Many types of vegetation have more or less ground cover and recruitment of new individuals often occurs only in temporarily empty patches or gaps. Ever since Watt’s (1947) Presidential address to the BES, the Journal of Ecology has been publishing the results of investigations into the importance of processes in such gaps in the determination of community structure. Three recent papers from Norway, the UK and the USA (Vandvik 2004, Turnbull et al. 2004 and Ewanchuk and Bertness, 2004, respectively - all in volume 92, issue 1), report different approaches to addressing this issue.
Working in salt marches in New England, USA, Ewanchuk and Bertness show that the recolonisation of gaps generated by ice scour is slow and driven by competitive processes. Parts of these marshes consist of patches of sparse, but species-rich, vegetation dominated by non-grassy herbaceous plants (forbs). These areas were found to be inhospitable to plants which grew well nearby, suggesting physical limitation at the local scale, while the forbs were restricted to these patches by interspecific competition.
Vandvik showed that revegetation of gaps in subalpine grassland in Norway depended upon gap size and grassland age along a gradient of secondary succession. The degree to which individual species depended on gaps for regeneration changed as the disturbance regime altered during succession, with such gap phase processes being important for a majority (74%) of species in the system. Taking a more mechanistic and small-scale approach, Turnbull et al. also found that most species of annuals in a limestone grassland showed a preference for colonizing unvegetated patches. Through a series of exacting and careful measurements of individual plants and neighbourhood modeling they derived individual-level competition coefficients for seven annuals. Seed size was found to be a key trait determining both competitive and colonizing ability.
Becky Allen | alfa
A new indicator for marine ecosystem changes: the diatom/dinoflagellate index
21.08.2017 | Leibniz-Institut für Ostseeforschung Warnemünde
Value from wastewater
16.08.2017 | Hochschule Landshut
Whether you call it effervescent, fizzy, or sparkling, carbonated water is making a comeback as a beverage. Aside from quenching thirst, researchers at the University of Illinois at Urbana-Champaign have discovered a new use for these "bubbly" concoctions that will have major impact on the manufacturer of the world's thinnest, flattest, and one most useful materials -- graphene.
As graphene's popularity grows as an advanced "wonder" material, the speed and quality at which it can be manufactured will be paramount. With that in mind,...
Physicists at the University of Bonn have managed to create optical hollows and more complex patterns into which the light of a Bose-Einstein condensate flows. The creation of such highly low-loss structures for light is a prerequisite for complex light circuits, such as for quantum information processing for a new generation of computers. The researchers are now presenting their results in the journal Nature Photonics.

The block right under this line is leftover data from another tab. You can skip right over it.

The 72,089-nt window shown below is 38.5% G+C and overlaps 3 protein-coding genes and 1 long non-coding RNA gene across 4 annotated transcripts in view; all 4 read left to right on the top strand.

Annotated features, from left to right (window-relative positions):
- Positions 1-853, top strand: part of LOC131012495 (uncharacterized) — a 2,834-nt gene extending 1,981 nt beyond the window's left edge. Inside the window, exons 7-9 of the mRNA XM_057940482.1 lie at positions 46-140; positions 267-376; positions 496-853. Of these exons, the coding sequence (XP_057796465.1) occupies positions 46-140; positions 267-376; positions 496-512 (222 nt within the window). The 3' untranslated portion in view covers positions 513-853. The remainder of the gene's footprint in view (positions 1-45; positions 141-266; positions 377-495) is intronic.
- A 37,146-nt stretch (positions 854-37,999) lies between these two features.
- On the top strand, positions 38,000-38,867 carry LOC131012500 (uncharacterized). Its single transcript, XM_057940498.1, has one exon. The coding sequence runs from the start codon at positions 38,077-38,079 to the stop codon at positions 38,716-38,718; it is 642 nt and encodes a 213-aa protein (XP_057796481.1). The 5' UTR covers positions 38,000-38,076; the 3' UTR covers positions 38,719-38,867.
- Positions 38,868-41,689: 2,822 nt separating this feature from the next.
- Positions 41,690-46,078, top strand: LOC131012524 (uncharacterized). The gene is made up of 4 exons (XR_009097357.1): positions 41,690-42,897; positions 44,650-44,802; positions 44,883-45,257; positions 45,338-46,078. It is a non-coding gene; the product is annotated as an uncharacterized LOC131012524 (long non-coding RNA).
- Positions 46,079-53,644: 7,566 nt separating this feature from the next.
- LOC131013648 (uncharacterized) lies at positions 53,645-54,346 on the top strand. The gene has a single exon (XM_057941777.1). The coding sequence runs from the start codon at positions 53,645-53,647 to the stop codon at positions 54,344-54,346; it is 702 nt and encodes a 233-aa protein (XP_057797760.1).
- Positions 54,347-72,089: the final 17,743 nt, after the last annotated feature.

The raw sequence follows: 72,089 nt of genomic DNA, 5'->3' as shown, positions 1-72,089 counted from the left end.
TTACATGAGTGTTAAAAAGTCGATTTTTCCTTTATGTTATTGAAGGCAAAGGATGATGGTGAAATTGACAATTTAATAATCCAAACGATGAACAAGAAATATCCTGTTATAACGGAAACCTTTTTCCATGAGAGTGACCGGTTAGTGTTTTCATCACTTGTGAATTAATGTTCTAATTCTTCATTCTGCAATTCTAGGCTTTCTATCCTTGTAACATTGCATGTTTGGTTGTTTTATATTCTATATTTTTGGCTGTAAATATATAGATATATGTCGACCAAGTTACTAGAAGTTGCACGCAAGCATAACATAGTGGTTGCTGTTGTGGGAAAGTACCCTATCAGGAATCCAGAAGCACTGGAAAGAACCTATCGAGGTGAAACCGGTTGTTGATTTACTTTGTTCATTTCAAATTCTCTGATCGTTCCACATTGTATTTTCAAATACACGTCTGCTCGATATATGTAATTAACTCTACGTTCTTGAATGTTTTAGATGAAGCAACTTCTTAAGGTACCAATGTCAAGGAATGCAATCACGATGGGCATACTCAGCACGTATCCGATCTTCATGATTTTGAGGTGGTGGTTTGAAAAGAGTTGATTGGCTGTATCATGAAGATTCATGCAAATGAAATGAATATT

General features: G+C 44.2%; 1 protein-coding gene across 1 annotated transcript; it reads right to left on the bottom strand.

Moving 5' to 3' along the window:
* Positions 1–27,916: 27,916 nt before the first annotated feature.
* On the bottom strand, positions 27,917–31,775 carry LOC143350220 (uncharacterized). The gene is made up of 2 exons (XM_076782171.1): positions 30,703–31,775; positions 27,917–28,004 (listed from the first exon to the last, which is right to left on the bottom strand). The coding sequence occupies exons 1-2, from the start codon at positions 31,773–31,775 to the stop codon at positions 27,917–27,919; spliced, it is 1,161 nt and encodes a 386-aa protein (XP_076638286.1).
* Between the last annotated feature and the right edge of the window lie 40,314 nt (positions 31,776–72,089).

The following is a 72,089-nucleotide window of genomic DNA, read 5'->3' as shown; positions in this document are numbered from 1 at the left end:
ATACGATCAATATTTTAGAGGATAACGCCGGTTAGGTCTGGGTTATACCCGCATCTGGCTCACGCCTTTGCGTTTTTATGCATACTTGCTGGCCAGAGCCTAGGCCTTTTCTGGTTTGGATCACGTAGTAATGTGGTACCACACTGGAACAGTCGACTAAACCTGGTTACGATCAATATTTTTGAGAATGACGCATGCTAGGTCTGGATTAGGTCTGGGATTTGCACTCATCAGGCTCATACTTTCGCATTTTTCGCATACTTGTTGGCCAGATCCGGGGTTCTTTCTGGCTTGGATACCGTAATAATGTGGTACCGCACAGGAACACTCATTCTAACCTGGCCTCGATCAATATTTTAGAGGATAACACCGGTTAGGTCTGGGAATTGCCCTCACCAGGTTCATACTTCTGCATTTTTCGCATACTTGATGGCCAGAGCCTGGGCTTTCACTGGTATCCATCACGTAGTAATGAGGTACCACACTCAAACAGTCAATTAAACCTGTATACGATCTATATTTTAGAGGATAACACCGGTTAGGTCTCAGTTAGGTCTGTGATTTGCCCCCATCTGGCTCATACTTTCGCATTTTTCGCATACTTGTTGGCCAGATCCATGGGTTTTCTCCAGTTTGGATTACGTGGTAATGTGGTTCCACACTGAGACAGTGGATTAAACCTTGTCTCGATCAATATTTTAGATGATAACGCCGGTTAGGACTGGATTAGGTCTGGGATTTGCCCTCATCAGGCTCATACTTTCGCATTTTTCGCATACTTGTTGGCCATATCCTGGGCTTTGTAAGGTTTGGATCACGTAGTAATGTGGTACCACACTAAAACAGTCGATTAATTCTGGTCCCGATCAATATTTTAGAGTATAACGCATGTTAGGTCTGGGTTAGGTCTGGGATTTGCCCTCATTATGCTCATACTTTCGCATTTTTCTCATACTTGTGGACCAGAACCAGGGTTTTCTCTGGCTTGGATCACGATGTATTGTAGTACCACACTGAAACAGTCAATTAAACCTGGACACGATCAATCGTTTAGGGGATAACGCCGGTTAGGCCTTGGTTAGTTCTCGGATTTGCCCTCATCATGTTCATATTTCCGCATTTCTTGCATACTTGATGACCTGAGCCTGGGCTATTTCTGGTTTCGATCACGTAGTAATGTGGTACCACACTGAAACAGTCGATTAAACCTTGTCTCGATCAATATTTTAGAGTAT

Light particles (photons) occur as tiny, indivisible portions. Many thousands of these light portions can be merged to form a single super-photon if they are...
For the first time, scientists have shown that circular RNA is linked to brain function. When a RNA molecule called Cdr1as was deleted from the genome of mice, the animals had problems filtering out unnecessary information – like patients suffering from neuropsychiatric disorders.
While hundreds of circular RNAs (circRNAs) are abundant in mammalian brains, one big question has remained unanswered: What are they actually good for? In the...
An experimental small satellite has successfully collected and delivered data on a key measurement for predicting changes in Earth's climate.
The Radiometer Assessment using Vertically Aligned Nanotubes (RAVAN) CubeSat was launched into low-Earth orbit on Nov. 11, 2016, in order to test new...
A study led by scientists of the Max Planck Institute for the Structure and Dynamics of Matter (MPSD) at the Center for Free-Electron Laser Science in Hamburg presents evidence of the coexistence of superconductivity and “charge-density-waves” in compounds of the poorly-studied family of bismuthates. This observation opens up new perspectives for a deeper understanding of the phenomenon of high-temperature superconductivity, a topic which is at the core of condensed matter research since more than 30 years. The paper by Nicoletti et al has been published in the PNAS.
Since the beginning of the 20th century, superconductivity had been observed in some metals at temperatures only a few degrees above the absolute zero (minus...
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